American Minute with Bill Federer Apr. 3 - "A Man Without a Country" by Edward Everett Hale
American Minute with Bill Federer
Apr. 3 - "A Man Without a Country" by Edward Everett Hale
"A Man Without a Country" was a classic novel written by Edward Everett Hale, who was born APRIL 3, 1822.
It was loosely based around Aaron Burr, who had been Vice-President under Thomas Jefferson.
Burr turned the social club Tammany Hall into the
infamous New York political machine, and founded the Bank of the
Manhattan Company, which was later absorbed into the Chase Manhattan
Burr killed Alexander
Hamilton in a duel, and then was indicted on charges of conspiracy and
treason for attempting to take control over some of the Louisiana
Territory and Mexico.
Burr fled the United States and lived in Europe for several years.
In the novel, A Man Without a Country,
1863, Edward Everett Hale created a fictitious character named Philip
Nolan, who supposedly met Aaron Burr and joined in the conspiracy.
When arrested and convicted of treason, Philip Nolan exclaimed:
"D--n the United States! I wish I may never hear of the United States again!"
The judge ordered
Philip Nolan's wish fulfilled, that for the rest of his life he would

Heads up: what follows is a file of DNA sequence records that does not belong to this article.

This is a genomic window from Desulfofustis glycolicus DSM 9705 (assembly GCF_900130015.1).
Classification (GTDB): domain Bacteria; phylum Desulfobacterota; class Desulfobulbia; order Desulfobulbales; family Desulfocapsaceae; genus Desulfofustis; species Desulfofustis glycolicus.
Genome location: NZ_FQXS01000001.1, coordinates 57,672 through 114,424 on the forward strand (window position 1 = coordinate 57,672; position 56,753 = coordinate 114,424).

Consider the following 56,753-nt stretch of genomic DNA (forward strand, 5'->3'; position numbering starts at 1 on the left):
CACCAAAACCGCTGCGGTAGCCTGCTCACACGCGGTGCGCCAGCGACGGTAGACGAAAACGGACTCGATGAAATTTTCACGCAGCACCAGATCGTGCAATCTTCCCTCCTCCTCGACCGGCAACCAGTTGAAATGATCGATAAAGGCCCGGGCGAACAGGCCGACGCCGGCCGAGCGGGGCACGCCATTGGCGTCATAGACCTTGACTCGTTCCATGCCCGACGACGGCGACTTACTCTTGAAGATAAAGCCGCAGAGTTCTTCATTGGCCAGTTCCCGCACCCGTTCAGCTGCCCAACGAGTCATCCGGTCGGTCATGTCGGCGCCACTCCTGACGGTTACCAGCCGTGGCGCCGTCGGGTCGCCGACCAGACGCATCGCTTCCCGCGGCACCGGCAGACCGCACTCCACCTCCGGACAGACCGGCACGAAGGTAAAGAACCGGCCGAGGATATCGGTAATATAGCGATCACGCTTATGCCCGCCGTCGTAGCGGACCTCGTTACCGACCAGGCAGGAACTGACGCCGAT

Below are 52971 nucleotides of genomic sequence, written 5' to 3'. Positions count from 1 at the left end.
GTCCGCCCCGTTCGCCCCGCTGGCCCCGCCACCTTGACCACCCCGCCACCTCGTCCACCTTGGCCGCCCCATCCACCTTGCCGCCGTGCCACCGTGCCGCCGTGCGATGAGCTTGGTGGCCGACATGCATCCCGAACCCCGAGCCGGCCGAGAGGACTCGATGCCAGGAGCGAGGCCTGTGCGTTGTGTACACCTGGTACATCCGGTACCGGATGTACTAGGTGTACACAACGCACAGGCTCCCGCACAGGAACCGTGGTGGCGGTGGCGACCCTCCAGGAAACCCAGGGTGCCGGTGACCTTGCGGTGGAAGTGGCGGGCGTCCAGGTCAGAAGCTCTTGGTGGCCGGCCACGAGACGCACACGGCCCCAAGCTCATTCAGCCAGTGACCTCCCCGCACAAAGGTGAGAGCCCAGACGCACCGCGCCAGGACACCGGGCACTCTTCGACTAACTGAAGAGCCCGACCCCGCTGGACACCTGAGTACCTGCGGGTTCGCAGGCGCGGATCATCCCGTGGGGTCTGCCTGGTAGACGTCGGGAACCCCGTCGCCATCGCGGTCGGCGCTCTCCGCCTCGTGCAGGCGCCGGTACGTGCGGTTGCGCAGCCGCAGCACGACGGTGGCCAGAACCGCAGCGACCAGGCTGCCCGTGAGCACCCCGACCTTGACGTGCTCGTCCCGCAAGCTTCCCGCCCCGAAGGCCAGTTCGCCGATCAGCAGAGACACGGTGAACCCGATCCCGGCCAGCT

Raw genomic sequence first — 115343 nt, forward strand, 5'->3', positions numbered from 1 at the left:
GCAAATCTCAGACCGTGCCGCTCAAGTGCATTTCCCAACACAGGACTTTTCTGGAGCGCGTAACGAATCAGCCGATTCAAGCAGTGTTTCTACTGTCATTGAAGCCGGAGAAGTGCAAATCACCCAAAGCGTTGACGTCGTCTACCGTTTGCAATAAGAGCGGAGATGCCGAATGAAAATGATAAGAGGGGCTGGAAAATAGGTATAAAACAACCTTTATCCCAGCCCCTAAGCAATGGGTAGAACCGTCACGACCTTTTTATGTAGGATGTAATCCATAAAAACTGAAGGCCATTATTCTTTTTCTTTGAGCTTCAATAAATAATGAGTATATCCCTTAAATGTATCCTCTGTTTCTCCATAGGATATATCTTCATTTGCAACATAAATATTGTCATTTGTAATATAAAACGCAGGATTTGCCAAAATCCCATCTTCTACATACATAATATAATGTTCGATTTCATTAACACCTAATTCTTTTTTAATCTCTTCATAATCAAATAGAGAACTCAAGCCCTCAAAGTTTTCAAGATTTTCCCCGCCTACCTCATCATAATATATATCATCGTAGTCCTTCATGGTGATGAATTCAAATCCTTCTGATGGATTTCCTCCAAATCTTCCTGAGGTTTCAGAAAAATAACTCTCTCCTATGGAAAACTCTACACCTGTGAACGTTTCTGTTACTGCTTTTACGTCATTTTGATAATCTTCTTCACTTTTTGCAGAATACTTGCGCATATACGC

sail the world's seas on Navy ships and never set foot or hear the name
of his former country again.
Sailors were forbidden to discuss or even mention the United States to Philip Nolan.
Toward the end of the novel, A Man Without a Country, Edward Everett Hale wrote that a visitor met Philip Nolan:
"But he could not stand it long...he beckoned me down into our boat...he said to me:
'Youngster, let that show you what it is to be without a family, without a home, and without a country.
And if you are ever
tempted to say a word or to do a thing that shall put a bar between you
and your family, your home, and your country, pray God in his mercy to
take you that instant home to his own heaven.
Stick by your family,
boy...and for your country, boy,' and the words rattled in his throat,
'and for that flag,' and he pointed to the ship, 'never dream a dream
but of serving her as she bids you, though the service carry you
through a thousand hells.
No matter what happens
to you, no matter who flatters you or who abuses you, never look at
another flag, never let a night pass but you pray God to bless that
Country Herself, your Country, and that you belong to Her as you belong
to your own mother. Stand by Her, boy, as you would stand by your
mother, if those devils there had got hold of her to-day!'"
Edward Everett Hale was
the grandnephew of Revolutionary hero Nathan Hale. He entered Harvard
at age 13 and later taught at the Boston Latin School.
Edward Everett Hale
published over 50 books, opposed slavery and was pastor of Boston's
South Congregational Church for 45 years.
In 1903, he became Chaplain of the United States Senate.
Edward Everett Hale wrote:
"I am only one, but I
am one. I cannot do everything, but I can do something. What I can do, I
should do and, with the help of God, I will do."
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